Thanks for your post.  I’m new here and sorry to say I can’t offer any info on Riluzole since that, in fact, is what I’m seeking myself.  You said your neurologist suggested the drug but I don’t think you said whether or not you are taking it.  I was only diagnosed with ALS two weeks ago and am still in kind of shock, but in retrospect I think my symptoms began nearly a year ago when I first began to notice a slight lisp in my speech.  It wasn’t until a couple of months ago that this progressed to a noticeable and annoying slurring of speech and saliva dripping from my mouth.  My doctor sent me straight to a neurologist who ordered a brain MRI which showed nothing remarkable.  She sent me to yet another neurologist at a larger hospital, who did a whole battery of electrical nerve tests and told me it was in all probability ALS.  But he wants to do a cervical spine MRI and some more blood tests to rule out other causes.  He said Riluzole was an FDA-approved treatment option that might slow progression of symptoms, but he was vague and non-committal about its efficacity.  To take it or not was up to me, which is what you really love to hear from a doctor.  I’m booked for the MRI and blood work on July 4 (no, I do not live in the US), at which time I need to decide on the Riluzome.  Meanwhile, the only symptoms I’m experiencing, other than general fatigue and sleepiness, are the speech and saliva issues.  So, I’m still curious as to whether you are actually taking Riluzole, for how long, and what if anything you’ve noticed.  Thanks much for your help.

      Allen

    • #15696
      Dagmar Munn
      Keymaster

      Hello Allen – – Let me refer you to my earlier response and comment above. I have been taking Riluzole for 10 years and to me, the biggest thing I notice is – – I’m still alive :-). It is the only medication I take, and I don’t take additional vitamins & supplements.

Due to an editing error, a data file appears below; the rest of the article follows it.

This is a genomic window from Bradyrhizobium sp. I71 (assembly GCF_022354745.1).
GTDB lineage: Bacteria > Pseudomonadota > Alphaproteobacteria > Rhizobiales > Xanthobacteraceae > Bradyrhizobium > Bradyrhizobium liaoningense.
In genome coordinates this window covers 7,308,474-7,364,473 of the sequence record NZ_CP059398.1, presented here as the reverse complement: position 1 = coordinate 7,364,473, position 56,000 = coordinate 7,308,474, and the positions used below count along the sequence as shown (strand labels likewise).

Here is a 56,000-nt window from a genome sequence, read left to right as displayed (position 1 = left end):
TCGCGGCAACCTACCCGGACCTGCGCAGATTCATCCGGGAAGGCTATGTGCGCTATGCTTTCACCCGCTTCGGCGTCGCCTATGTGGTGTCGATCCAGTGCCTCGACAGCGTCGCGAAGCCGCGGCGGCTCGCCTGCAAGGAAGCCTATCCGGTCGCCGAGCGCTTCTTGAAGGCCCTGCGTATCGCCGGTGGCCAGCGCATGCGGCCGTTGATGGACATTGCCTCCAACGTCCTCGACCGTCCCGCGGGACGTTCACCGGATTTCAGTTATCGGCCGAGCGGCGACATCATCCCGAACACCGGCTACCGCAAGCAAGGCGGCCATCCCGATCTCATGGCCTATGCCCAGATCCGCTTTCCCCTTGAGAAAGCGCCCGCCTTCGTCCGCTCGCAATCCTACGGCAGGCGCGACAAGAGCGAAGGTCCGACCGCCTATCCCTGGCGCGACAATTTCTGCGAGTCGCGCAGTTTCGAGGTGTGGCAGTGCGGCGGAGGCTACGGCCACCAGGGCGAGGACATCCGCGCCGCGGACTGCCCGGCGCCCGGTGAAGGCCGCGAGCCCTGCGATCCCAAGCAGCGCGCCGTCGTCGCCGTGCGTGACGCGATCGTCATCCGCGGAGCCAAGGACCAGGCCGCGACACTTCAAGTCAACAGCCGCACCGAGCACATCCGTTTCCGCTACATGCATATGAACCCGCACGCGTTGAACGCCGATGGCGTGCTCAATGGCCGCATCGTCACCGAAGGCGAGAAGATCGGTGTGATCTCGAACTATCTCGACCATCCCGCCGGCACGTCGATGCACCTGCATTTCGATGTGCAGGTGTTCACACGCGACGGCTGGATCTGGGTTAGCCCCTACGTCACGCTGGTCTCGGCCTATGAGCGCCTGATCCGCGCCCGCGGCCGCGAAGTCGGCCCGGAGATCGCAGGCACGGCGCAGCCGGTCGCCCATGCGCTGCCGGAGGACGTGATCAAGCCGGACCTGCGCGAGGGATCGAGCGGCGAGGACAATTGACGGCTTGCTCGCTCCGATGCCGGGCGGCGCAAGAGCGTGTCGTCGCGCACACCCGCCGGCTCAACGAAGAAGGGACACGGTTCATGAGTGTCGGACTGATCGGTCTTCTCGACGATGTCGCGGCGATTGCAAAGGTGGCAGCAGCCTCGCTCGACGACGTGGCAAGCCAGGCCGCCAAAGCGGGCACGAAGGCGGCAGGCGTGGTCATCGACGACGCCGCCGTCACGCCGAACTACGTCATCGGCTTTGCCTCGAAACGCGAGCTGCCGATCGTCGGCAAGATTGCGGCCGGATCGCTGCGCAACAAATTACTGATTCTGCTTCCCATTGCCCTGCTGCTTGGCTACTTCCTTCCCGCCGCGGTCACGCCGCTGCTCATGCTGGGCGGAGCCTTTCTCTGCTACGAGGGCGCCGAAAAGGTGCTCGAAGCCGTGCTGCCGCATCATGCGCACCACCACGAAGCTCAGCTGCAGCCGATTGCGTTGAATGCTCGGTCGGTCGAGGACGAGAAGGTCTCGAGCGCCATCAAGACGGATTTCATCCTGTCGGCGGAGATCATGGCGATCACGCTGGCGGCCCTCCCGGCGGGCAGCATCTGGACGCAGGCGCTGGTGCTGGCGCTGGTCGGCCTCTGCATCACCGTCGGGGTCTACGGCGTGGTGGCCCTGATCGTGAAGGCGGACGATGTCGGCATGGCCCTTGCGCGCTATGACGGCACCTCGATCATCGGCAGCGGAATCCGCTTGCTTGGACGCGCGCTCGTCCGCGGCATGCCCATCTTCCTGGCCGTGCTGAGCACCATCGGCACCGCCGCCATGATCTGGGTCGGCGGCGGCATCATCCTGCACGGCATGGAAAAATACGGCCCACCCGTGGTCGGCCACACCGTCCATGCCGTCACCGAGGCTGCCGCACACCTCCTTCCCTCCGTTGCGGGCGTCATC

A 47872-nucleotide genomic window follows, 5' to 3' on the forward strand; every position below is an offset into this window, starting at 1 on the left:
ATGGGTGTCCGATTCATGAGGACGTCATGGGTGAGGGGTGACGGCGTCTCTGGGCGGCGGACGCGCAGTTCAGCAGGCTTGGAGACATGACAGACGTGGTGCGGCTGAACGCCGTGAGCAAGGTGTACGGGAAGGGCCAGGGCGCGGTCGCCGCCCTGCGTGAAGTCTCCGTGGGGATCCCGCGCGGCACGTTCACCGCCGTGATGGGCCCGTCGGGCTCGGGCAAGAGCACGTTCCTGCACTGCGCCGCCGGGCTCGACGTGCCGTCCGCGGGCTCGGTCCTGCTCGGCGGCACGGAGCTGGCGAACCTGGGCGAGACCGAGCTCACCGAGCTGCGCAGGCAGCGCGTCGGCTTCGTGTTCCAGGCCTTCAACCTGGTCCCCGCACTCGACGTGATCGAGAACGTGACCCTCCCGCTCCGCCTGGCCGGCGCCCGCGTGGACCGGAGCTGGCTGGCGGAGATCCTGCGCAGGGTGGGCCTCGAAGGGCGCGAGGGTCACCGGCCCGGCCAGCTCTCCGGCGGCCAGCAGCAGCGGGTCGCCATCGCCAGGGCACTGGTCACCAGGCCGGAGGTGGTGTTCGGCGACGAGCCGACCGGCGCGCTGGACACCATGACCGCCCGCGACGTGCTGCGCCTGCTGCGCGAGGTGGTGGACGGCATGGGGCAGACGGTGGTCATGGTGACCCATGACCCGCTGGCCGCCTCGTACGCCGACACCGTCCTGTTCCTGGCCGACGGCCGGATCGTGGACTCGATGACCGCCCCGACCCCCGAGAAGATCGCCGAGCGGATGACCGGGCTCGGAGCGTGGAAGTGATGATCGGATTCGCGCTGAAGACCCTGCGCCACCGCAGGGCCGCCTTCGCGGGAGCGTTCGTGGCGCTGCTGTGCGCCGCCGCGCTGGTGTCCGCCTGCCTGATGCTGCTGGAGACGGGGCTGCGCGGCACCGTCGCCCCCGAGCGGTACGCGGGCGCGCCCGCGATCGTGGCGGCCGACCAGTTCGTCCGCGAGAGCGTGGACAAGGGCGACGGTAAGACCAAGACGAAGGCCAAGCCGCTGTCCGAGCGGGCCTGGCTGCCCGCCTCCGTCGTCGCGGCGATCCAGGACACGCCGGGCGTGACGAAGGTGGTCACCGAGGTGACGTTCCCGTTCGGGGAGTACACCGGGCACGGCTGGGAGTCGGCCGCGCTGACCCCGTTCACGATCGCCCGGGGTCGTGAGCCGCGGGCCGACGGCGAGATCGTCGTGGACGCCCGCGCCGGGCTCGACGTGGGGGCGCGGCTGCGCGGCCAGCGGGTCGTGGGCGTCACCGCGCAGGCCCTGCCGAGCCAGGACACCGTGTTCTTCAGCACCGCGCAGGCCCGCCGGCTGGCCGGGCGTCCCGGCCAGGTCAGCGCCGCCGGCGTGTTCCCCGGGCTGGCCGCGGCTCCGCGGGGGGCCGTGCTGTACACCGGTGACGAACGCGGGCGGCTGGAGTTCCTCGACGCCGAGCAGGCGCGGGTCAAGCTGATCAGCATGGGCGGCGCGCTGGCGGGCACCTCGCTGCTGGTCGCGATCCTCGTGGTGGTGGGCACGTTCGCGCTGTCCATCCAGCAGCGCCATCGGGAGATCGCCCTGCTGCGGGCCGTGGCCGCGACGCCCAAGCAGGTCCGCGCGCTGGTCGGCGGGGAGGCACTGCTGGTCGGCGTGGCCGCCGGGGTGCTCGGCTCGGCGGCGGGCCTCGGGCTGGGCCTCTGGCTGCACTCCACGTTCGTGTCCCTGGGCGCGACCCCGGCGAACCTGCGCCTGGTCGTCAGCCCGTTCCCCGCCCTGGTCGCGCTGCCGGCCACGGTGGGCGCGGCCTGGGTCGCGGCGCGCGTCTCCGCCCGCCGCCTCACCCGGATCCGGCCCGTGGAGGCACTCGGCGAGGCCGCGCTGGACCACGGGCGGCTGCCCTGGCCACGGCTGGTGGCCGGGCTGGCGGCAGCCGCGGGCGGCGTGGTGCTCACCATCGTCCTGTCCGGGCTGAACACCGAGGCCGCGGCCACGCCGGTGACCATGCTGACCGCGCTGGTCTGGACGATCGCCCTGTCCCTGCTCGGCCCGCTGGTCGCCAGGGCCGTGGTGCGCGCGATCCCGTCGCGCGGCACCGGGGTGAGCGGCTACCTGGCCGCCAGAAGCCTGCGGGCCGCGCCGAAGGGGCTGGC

The testing you described during your diagnosis, is the same all of us have experienced. It’s certainly a long list of diagnostics, that in the end don’t turn up anything, except they’ve eliminated all other diseases and we’re left with ALS.

      It’s too bad your doctor was noncommital about Riluzole. It has been the standard of care (and only option) for ALS patients for 20 years. Up until a few years ago with the introduction of Radicava – – which has so far, disappointed many.

      I’m not a promoter for Riluzole, it’s just that when I read initial comments by newly diagnosed patients, I am disappointed doctors don’t take the time to explain things more to their patients.

      Although the “cause” of ALS is still in investigation, we know the condition creates a situation where the brain/body produces excess glutamate (a by-product of oxidative stress). This glutamate build-up causes motor-neurons to die, which in turn disrupts muscle movement – – to the point muscles atrophy. So, Riluzole has been shown to be able to flush out the excess glutamate daily; preventing motor-neuron death. We don’t know why, but some patients respond well – – and can live well with this daily flushing. In others, the glutamate levels exceed what Riluzole can handle, and their symptoms speed up/worsen. Riluzole has been shown to delay symptom progression, but the excess point has been determined to be when a patient needs a tracheotomy in order to breathe. Then, you cease taking Riluzole. You can read more here: https://alsnewstoday.com/als-treatment/rilutek-riluzole/

      Apologies for the long-winded reply. But again, I think it helps to sort out the drug mechanisms and if it can be of help.

      Addressing ALS symptoms requires totally different treatments/medications. https://alsnewstoday.com/als-treatment/

      Hope this is of help to everyone.

    • #15697
      Allen Lewis
      Participant

      Hi Dagmar

      Thank you so much for your comments on Riluzole and your history taking it.  And please don’t apologize for any “long-winded” reply. You’ve been more informative and more encouraging than any of the doctors I’ve seen.  The last one concluded by saying something like there was clinically a two-to-three year life expectancy with ALS and I could try Riluzole if I wanted to.  So, 10 years, wow, that’s a different ball park, isn’t it?

      I wonder if I could ask, without being too invasive, what are your symptoms, what is your condition today after 10 years on Riluzole?  And what sort of time-line did they progress along?  What physical limitations are you living with?  Do you use a walker, a wheel chair etc.  How is your speech?  How self-sufficient are you?  How mobile?  Can you drive?

      I know these are terribly personal questions to put to a stranger, and I apologize.   But I really have no one else to ask.  Everything else I’ve read is anecdotal.  I need to make a decision on Riluzole next week.